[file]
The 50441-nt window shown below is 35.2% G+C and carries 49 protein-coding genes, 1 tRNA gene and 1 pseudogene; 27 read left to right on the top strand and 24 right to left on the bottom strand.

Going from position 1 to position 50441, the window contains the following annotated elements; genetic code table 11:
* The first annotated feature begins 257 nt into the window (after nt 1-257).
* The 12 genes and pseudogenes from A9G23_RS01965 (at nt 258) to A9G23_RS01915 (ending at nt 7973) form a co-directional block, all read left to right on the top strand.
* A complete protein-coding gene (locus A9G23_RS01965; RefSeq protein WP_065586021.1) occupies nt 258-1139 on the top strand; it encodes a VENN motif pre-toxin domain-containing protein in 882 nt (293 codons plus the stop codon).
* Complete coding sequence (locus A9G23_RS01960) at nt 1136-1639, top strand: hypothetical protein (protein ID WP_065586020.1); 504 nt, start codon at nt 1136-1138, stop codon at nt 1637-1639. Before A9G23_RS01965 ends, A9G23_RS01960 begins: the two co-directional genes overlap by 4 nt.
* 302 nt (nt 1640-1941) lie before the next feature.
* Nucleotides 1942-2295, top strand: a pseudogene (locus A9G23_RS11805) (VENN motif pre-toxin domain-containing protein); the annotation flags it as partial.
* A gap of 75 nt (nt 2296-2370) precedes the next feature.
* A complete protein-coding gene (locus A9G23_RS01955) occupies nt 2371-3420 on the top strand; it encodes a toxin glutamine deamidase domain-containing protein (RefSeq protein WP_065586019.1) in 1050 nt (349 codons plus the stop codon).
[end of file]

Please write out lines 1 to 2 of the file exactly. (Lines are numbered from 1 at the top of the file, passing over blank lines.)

The 50441-nt window shown below is 35.2% G+C and carries 49 protein-coding genes, 1 tRNA gene and 1 pseudogene; 27 read left to right on the top strand and 24 right to left on the bottom strand.

Going from position 1 to position 50441, the window contains the following annotated elements; genetic code table 11: